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Legacy of Kain: Soul Reaver (Dreamcast)
MSRP: $49.99
Number of Players: 1
Developer: Crystal Dynamics
Publisher: Eidos Interactive

Rating:
****1/2
out of
*****

Already considered something of a classic on the PlayStation, Legacy of Kain: Soul Reaver has made the jump to the Dreamcast. Since there is a relative dearth of this type of adventure game on the Dreamcast, the timing couldn't have been better. The fact that Eidos has significantly improved the graphics and control of the game over its PlayStation predecessor serves to make its appearance on the Dreamcast even more appreciated.

The plot revolves around the world of Nosgoth, where Kain and his minions rule over the humans. Kain, who's initial exploits were documented in the PlayStation game, Blood Omen: Legacy of Kain, recruited a legion of vampires to aid him in his quest to rule Nosgoth. They triumphed over the humans and began to shape Nosgoth to Kain's liking. The vampires were subservient to Kain but, while standing before Kain, Raziel grew wings. Kain took this as an insult and had Raziel tossed into the Lake of Lost Souls. As Raziel's flesh burned away in the lake, he heard the voice of "The Elder," who offers Raziel a chance at revenge against Kain. By slaughtering the remaining members of the vampire legion and Kain himself, Raziel will get his revenge and "The Elder" can reclaim the human souls trapped in the bodies of the vampires' human victims.

The game is played in a third-person perspective, ala Tomb Raider, with the player taking the role of Raziel. Raziel can jump, climb, glide on his broken wings, as well as push, pull and flip objects around. Raziel also has the ability to move between the material realm and the spectral realm. The combination of moving objects and moving back and forth between realms is crucial to the puzzle solving in the game.

The game begins with an introduction to Raziel's basic moves. The tutorial is an excellent way to set the mood of the game, as well as teaching the player how to move about in Nosgoth. When the player saves a game -- which can be done anywhere -- he will restart in the lair of "The Elder." From there, Raziel must use a warp gate to return to the area where the game was saved.

Because Raziel is a vampire, he cannot die. To replenish his energy in the material realm, Raziel needs to suck the souls from his victims. If Raziel's energy is depleted in the material realm, he will simply transport into the spectral realm. If he loses all of his energy while in the spectral realm, he returns to the lair of "The Elder" and must restart his journey. By using the warp gates, it's relatively easy to get back to the area where you lost your energy.

The game has no load time per se because the levels are loaded on the fly while you move from one to another. You'll hear the CD being accessed as you move about, but there is no waiting involved.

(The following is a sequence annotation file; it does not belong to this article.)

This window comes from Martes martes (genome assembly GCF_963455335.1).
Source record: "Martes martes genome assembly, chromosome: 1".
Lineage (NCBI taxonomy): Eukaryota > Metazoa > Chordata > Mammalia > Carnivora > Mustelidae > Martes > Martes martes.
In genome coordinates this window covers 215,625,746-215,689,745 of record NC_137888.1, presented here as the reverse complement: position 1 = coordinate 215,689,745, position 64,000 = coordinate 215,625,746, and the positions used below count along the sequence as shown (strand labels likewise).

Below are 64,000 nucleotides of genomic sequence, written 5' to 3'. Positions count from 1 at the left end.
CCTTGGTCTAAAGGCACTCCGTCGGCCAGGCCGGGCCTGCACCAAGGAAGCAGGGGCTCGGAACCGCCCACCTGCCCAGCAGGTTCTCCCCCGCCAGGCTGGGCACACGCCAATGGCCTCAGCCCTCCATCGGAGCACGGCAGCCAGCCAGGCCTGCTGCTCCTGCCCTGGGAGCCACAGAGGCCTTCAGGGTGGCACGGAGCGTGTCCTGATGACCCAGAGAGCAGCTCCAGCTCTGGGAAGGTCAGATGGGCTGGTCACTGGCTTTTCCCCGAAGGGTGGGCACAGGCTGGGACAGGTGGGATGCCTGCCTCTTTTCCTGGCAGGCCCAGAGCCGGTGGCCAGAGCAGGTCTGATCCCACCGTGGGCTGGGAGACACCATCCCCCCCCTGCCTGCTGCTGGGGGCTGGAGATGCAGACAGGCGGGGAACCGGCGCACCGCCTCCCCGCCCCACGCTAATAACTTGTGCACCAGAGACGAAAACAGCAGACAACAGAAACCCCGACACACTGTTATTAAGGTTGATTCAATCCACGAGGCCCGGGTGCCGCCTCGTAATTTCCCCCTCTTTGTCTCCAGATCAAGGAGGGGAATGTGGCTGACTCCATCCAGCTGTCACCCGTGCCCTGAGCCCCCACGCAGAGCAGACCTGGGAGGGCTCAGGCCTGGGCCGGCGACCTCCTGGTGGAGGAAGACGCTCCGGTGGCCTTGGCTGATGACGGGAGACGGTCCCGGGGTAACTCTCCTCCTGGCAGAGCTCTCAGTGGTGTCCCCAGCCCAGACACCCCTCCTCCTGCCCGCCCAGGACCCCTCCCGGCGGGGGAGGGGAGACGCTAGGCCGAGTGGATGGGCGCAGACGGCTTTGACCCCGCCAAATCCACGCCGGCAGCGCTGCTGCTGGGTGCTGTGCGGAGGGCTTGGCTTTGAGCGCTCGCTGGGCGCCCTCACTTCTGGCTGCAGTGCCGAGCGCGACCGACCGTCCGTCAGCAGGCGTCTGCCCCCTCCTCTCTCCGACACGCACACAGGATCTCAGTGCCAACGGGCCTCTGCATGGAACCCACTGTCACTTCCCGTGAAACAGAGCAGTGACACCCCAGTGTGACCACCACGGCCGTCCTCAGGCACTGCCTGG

The graphics in Legacy of Kain are superb. The action is rendered at 60 frames-per-second and stutters only slightly as new environments are loaded. Raziel's movements are fluid and lifelike. It's cool to watch him pull a giant block or push against an immovable object and see how his body reacts. The enemies also move with grace and speed.

Although the game controls rather well with the analog stick, the camera angles sometimes get intrusive. The player will sometimes find the camera swinging around to face Raziel when it should be facing in the opposite direction. Most of the time though, the camera is doing what it should be. When it's not, you can manually move it to a view that's more to your liking. However, doing so does break up the flow of the action, which blows the atmosphere the game seems to be working so hard at creating.

The mood of the game, which is dark and brooding, is adequately reflected in the sound and music during the game. The clicking of the Zephonim Vampires, for example, is enough to send dread into your heart as you race around trying to solve a puzzle.

If I can find any fault with the game, it's that some of the puzzles are a little on the vague side. Without the aid of a strategy guide, I might still be stuck fighting the first boss. However, as you get deeper into the game, you become accustomed to the designers' knack for putting things together and the game becomes slightly more logical. Still, it wouldn't have hurt the game to make the puzzles a little less cryptic.

If you've got a Dreamcast and are starving for an involving, action-packed adventure game that's guaranteed to keep you glued the screen for hours, Legacy of Kain: Soul Reaver is your game. Even if you've played the Tomb Raider games and found them less-than-appealing, Legacy of Kain: Soul Reaver is for you.

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